Cyber Stewards Network Partner 7iber met with Citizen Lab Director Ron Deibert, as well as Senior Research Fellows John-Scott Railton and Bill Marczak to discuss the Lab’s work in exposing spy systems in various countries, and in particular, the Middle East. In the interview, they discussed the presence of FinFisher and BlueCoat in Saudi Arabia, Lebanon, Morocco, the United Arab Emirates (UAE), and other Gulf countries.
In the interview, Bill noted that there is an increasing trend of countries wanting to construct their own spyware platforms instead of purchasing them from third parties. He gave the example of Stealth Falcon, a recently identified as being produced by a cybersecurity company from the UAE, which has been used to target dissidents and journalists. Citizen Lab recently released a report titled “Million Dollar Dissident,” detailing the use of Stealth Falcon against Ahmed Mansoor, an internationally recognized human rights defender.
Bill Marczak explained that while spy software can have legitimate functions in combating terrorism and foiling crimes, companies marketing these products are often wiling to sell to any buyer, leading to it being in the hands of individuals or agencies with little or no oversight. Ron Deibert said “I think the problem is that in most of these cases, we have seen no checks and balances, no judicial authority and no warrant, and so criminals are left unharmed but Human Rights’ activists like Hisham Almirat and Ahmed Mansoor are pursued and prosecuted. There is certainly abuse of this technology going on, and how you prevent that from happening is the question. We can’t outlaw the technology but we do need to prevent the abuse of that technology.”
Read the full interview.
Citizen Lab’s Cyber Stewards Network Partner Pirongrong Ramasoota was featured in a Bangkok Post article titled “Through a screen darkly,” exploring the role of the government’s censorship measures and their impact on hate speech online. Researchers have suggested that the junta’s suppression of free speech have led to a growth of hate speech online, particularly on social media, as individuals seek an outlet to express their views. About 56% of the Thai population uses the Internet, spending an average of 6.4 hours per day.
Pirongrong Ramasoota told the Bangkok Post that Facebook in particular has became an outlet for hate speech toward rival political groups. Content such as rape threats, witch-hunts, and threats of deportation have been common on the platform. The level of hatred [in a society] depends on experience and history, such as the 9/11 attacks that created a wave of anti-Muslim sentiment in the US and globally,” said Pirongrong. The sheer number of individuals that are reached by social media information makes the number of incidents that could spark hatred similarly higher.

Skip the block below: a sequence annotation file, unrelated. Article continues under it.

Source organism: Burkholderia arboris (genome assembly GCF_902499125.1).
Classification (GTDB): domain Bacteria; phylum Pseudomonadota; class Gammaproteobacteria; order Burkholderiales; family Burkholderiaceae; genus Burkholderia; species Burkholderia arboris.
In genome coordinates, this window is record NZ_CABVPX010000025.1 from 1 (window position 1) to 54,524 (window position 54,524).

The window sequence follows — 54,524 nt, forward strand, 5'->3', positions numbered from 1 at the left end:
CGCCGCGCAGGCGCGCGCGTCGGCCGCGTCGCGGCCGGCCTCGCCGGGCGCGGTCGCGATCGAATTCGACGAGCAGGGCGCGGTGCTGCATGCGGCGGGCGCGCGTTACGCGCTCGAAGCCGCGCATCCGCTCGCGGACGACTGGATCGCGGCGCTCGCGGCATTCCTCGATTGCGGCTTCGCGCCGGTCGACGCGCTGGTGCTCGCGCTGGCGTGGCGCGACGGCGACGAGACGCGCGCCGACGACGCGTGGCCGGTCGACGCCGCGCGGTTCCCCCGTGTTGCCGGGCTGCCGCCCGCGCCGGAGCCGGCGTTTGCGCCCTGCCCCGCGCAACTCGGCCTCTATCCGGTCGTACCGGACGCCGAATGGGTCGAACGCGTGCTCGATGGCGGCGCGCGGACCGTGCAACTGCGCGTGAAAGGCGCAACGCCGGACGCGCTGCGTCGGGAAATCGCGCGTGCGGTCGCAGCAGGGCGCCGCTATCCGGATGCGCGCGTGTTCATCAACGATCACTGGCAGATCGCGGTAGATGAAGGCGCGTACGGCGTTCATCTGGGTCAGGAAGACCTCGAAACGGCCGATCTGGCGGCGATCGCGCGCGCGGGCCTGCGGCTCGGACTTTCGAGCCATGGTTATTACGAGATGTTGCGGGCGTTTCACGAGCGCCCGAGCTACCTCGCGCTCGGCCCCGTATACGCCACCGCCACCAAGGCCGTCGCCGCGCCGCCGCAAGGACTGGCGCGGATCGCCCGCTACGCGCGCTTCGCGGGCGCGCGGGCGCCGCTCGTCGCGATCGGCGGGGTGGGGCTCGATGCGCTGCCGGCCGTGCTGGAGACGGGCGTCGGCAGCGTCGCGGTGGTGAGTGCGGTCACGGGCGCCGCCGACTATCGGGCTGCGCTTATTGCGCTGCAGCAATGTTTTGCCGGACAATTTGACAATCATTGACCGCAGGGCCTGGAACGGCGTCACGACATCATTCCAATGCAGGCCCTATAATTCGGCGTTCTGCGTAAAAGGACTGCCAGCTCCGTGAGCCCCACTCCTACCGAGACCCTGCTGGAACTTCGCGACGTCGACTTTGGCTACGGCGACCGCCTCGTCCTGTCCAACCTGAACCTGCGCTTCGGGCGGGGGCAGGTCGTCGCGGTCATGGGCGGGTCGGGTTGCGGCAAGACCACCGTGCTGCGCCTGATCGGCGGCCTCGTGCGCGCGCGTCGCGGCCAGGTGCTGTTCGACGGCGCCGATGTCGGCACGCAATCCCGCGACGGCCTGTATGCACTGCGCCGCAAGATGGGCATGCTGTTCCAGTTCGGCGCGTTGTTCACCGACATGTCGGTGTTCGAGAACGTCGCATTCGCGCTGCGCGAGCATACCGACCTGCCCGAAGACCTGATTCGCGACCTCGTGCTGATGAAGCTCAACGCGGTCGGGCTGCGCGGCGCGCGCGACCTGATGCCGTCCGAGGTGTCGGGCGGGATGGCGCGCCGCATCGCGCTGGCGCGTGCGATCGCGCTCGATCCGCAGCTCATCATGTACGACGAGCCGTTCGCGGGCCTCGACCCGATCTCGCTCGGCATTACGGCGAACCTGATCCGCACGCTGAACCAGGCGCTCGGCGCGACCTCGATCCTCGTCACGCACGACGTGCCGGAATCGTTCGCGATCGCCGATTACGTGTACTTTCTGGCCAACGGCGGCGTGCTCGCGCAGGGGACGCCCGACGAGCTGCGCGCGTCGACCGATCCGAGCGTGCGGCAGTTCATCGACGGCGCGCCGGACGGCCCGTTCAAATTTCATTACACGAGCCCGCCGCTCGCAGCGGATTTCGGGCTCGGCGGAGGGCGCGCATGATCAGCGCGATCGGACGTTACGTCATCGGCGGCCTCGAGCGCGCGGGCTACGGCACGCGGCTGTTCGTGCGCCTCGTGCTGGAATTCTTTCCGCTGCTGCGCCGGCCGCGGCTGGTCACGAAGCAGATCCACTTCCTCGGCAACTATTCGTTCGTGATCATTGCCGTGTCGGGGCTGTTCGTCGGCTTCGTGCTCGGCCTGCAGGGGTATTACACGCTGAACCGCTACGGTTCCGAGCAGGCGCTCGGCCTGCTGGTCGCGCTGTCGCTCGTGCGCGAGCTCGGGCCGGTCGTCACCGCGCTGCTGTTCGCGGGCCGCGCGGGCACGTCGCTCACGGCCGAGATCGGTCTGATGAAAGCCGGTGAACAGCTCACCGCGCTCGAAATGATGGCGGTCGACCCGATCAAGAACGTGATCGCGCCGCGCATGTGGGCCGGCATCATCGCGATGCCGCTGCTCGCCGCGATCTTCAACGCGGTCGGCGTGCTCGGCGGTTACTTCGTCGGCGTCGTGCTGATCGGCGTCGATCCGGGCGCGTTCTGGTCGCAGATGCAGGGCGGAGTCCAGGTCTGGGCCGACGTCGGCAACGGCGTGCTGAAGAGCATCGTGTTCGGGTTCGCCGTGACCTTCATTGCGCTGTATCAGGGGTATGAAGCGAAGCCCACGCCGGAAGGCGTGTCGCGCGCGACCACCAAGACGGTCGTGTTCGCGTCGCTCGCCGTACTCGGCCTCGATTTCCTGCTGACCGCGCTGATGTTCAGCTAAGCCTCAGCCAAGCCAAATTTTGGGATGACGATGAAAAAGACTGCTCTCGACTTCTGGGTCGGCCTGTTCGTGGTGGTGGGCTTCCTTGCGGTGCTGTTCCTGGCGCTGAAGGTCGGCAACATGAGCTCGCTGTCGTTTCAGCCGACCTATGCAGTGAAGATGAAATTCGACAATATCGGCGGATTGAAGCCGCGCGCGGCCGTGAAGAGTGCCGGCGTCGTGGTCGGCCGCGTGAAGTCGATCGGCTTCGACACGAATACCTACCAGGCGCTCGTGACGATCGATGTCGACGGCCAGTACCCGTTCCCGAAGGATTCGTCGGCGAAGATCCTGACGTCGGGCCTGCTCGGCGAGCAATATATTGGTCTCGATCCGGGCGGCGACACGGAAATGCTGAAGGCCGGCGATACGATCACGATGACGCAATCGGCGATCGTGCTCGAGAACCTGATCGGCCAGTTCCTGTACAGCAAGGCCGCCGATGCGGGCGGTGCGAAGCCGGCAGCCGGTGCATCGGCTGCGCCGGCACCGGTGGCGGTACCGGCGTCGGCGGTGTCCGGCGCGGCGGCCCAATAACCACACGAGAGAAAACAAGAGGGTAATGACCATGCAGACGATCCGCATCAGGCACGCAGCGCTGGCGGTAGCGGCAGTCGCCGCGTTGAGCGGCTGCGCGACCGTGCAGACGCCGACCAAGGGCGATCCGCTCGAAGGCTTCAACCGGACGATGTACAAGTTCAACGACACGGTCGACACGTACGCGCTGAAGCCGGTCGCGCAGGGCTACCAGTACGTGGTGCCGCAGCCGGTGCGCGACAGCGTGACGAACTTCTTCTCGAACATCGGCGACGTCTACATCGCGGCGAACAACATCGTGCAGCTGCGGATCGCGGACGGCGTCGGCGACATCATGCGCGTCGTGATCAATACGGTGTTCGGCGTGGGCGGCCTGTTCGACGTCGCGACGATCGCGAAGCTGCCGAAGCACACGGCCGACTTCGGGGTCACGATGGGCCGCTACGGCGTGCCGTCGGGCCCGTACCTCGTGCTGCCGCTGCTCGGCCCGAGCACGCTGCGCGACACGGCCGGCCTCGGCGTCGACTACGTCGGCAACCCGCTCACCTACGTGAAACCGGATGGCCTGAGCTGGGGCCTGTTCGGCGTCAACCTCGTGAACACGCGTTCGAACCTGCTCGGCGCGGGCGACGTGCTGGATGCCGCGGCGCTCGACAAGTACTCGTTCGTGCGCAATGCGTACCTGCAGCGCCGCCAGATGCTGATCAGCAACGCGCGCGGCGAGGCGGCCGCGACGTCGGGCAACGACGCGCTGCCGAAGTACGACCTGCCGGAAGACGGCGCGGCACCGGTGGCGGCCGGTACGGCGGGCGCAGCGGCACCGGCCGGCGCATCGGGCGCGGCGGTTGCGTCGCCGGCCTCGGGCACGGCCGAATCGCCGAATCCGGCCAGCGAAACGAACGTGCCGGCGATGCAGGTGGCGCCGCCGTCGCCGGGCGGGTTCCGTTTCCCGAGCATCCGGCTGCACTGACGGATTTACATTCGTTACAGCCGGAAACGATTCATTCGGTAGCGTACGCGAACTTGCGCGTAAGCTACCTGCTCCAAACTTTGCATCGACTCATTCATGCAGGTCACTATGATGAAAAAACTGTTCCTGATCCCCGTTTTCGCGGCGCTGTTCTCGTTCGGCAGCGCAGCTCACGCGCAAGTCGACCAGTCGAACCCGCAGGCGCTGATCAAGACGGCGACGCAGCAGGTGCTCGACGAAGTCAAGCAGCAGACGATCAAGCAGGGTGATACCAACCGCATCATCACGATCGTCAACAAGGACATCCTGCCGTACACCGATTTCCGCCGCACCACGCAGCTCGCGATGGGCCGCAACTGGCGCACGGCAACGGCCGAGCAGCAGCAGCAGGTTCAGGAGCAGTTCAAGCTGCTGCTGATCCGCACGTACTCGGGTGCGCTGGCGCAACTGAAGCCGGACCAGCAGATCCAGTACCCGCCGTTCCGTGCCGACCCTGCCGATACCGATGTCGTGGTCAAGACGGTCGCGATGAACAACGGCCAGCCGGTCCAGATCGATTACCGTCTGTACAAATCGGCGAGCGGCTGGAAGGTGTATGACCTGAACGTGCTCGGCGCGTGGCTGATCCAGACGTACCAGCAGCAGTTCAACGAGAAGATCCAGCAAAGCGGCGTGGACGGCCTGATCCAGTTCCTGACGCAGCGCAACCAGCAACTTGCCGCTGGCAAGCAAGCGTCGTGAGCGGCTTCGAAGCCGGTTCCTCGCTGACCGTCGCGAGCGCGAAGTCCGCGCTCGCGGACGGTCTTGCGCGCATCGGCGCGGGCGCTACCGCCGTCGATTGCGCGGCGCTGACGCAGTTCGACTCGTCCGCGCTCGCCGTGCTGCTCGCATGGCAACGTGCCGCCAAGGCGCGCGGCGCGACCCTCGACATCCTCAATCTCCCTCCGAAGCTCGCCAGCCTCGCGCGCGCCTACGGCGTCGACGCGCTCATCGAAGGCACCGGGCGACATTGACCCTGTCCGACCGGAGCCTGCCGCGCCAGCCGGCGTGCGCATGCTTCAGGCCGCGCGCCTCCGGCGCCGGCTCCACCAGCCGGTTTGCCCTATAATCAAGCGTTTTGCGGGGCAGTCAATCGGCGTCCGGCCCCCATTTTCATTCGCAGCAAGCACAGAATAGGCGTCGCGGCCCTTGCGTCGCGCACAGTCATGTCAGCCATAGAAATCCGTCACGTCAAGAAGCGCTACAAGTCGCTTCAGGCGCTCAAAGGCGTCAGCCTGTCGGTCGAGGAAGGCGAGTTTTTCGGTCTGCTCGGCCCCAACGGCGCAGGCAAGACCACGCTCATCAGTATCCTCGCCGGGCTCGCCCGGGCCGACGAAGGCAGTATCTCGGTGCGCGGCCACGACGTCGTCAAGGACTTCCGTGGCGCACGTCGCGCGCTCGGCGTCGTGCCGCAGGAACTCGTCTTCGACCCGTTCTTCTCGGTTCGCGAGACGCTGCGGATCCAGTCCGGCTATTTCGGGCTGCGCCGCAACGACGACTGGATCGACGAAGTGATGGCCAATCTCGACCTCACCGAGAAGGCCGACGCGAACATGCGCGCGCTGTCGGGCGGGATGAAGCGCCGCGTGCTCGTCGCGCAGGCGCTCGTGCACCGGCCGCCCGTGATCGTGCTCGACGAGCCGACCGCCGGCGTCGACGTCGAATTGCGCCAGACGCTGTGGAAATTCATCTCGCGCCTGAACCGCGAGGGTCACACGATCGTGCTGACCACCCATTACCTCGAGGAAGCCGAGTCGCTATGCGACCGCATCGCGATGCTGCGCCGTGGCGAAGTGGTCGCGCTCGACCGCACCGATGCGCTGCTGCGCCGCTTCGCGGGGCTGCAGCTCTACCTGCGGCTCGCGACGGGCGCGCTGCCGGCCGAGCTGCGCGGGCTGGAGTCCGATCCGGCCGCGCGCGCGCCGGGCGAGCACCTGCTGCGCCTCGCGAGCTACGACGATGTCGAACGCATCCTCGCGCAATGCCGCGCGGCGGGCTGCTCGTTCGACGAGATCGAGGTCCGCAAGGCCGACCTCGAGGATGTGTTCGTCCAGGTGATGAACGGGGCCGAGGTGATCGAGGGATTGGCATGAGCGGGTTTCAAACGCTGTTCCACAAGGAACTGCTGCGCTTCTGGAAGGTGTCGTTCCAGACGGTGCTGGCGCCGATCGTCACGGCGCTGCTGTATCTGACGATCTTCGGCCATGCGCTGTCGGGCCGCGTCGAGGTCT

Pirongrong attributes the rise in social media hate speech to the prior restrictions on the media and other forms of expression. She said: “When people’s opinions are shut down, they’ll seek safer spaces to release their opinions. They may feel like they are treated unfairly because one group can speak out while the others are prohibited.” Another concern is that the lack of diverse opinions online leads individuals to become more convinced that their own opinions are righteous, and thus refuse to evaluate them in light of other views. In addition, the presence of hate speech means that civil discussions tend to occur within “echo-chambers,” where only like-minded people converse with each other.
Despite this, Pirongrong suggested that a law to suppress hate speech in Thailand would not fix the problem, particularly because of political influence into any potential legislation.
Read the full Bangkok Post article.
Citizen Lab’s Cyber Stewards Network Partner Donny Budhi Utoyo, Executive Director of ICT Watch, spoke to the Jakarta Post in an interview about Indonesia’s Electronic Information and Transactions (ITE) law. In particular, he commented on the ‘right to be forgotten’ (RTBF) clause, included in the new law as Article 26.
Though there have been concerns with the vagenuess of the RTBF, Donny said that it was “a progressive move,” but one that should be “complemented by implementing regulation.” He suggested that the RTBF should not be used as a tool of digital censorship or digital concealment, say, in suppressing important information that should be accessible to the public like investigations of political corruption.
Other civil society organizations in Indonesia have outlined concerns with this possibility, as well as other aspects of the ITE law, such as cases relating to defamatory comments on social media. Cases prosecuted under the defamation provisions often involve comments against the politically powerful, rather than ordinary citizens. As a result, civil society organizations have suggested that this is an attempt to shield these individuals from legitimate scrutiny in matters of public interest.
Read the full Jakarta Post article.